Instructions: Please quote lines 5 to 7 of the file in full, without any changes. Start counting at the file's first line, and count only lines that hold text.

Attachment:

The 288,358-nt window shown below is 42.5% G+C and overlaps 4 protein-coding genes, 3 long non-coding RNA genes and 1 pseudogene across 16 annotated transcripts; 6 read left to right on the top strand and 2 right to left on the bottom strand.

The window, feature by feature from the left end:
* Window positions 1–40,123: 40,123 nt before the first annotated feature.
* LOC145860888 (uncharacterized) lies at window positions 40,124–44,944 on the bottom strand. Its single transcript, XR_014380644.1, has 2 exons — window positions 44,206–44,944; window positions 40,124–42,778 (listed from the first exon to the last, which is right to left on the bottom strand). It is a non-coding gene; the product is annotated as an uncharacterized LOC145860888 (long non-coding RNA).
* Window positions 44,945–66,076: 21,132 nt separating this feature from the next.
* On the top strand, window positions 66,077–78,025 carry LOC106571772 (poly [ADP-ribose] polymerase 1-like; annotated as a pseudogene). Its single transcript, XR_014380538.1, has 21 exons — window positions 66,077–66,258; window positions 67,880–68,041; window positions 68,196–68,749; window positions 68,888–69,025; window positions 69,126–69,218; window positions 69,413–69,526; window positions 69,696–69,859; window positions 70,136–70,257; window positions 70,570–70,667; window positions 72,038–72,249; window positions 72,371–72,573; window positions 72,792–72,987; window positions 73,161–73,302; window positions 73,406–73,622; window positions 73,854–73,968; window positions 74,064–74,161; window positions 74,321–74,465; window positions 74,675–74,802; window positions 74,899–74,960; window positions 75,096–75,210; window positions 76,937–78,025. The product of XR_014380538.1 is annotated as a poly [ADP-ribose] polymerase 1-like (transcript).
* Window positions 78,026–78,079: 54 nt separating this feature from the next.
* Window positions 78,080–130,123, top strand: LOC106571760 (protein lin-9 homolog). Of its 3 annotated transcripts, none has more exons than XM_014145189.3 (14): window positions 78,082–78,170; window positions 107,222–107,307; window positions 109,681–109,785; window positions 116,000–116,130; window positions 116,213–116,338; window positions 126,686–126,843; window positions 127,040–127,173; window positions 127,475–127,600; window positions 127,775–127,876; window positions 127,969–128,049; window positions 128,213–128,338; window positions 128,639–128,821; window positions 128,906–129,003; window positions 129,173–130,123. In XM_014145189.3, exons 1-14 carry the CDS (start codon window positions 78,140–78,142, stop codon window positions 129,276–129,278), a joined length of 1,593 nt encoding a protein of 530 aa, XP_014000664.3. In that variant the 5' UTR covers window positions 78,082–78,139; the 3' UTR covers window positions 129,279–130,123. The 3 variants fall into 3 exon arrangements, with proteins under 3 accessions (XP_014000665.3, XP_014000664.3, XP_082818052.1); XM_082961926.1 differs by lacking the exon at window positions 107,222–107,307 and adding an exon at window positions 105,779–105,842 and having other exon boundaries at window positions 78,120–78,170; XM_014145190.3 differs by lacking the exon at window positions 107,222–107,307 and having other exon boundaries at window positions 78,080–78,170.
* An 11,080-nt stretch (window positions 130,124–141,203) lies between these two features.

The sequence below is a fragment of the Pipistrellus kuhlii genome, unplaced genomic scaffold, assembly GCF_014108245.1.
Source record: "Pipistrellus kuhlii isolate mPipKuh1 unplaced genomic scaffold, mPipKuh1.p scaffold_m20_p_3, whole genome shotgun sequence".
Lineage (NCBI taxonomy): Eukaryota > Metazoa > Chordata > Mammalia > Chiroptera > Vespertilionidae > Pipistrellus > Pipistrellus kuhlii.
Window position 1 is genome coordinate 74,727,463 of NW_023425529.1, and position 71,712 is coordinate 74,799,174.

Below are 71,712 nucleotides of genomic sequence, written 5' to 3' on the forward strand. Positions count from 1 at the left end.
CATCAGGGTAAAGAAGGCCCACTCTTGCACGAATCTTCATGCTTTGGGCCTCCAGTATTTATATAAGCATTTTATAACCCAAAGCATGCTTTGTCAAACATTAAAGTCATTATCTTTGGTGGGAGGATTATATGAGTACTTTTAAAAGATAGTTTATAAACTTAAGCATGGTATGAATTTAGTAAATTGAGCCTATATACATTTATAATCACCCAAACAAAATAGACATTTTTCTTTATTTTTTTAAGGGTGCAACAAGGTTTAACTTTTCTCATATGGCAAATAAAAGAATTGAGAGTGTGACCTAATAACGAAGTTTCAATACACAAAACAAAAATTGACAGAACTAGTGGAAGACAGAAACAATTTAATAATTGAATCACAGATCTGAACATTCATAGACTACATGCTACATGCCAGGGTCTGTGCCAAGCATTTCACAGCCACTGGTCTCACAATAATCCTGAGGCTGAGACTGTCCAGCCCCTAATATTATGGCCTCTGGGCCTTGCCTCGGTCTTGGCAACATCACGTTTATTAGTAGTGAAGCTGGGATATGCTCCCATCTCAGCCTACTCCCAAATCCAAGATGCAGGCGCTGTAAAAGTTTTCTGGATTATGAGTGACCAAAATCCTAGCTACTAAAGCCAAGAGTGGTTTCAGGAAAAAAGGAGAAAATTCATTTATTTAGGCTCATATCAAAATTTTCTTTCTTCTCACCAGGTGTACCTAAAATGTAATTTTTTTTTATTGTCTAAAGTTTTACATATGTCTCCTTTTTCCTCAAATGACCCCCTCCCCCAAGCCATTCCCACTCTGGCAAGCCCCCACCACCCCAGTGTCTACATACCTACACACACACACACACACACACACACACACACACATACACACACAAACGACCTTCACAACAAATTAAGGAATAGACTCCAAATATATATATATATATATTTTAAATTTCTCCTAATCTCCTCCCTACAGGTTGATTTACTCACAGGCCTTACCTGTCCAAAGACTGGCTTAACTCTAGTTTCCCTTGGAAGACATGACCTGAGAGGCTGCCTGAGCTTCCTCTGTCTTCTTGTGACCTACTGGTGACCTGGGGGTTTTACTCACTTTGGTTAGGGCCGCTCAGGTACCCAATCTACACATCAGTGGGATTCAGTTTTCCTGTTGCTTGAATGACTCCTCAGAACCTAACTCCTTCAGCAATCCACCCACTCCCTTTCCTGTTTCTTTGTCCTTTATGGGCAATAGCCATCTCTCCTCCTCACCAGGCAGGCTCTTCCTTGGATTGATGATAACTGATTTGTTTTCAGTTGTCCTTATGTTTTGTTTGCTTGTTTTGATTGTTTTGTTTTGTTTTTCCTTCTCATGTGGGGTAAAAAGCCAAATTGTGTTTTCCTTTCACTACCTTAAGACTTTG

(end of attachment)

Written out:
* Window positions 44,945–66,076: 21,132 nt separating this feature from the next.
* On the top strand, window positions 66,077–78,025 carry LOC106571772 (poly [ADP-ribose] polymerase 1-like; annotated as a pseudogene). Its single transcript, XR_014380538.1, has 21 exons — window positions 66,077–66,258; window positions 67,880–68,041; window positions 68,196–68,749; window positions 68,888–69,025; window positions 69,126–69,218; window positions 69,413–69,526; window positions 69,696–69,859; window positions 70,136–70,257; window positions 70,570–70,667; window positions 72,038–72,249; window positions 72,371–72,573; window positions 72,792–72,987; window positions 73,161–73,302; window positions 73,406–73,622; window positions 73,854–73,968; window positions 74,064–74,161; window positions 74,321–74,465; window positions 74,675–74,802; window positions 74,899–74,960; window positions 75,096–75,210; window positions 76,937–78,025. The product of XR_014380538.1 is annotated as a poly [ADP-ribose] polymerase 1-like (transcript).
* Window positions 78,026–78,079: 54 nt separating this feature from the next.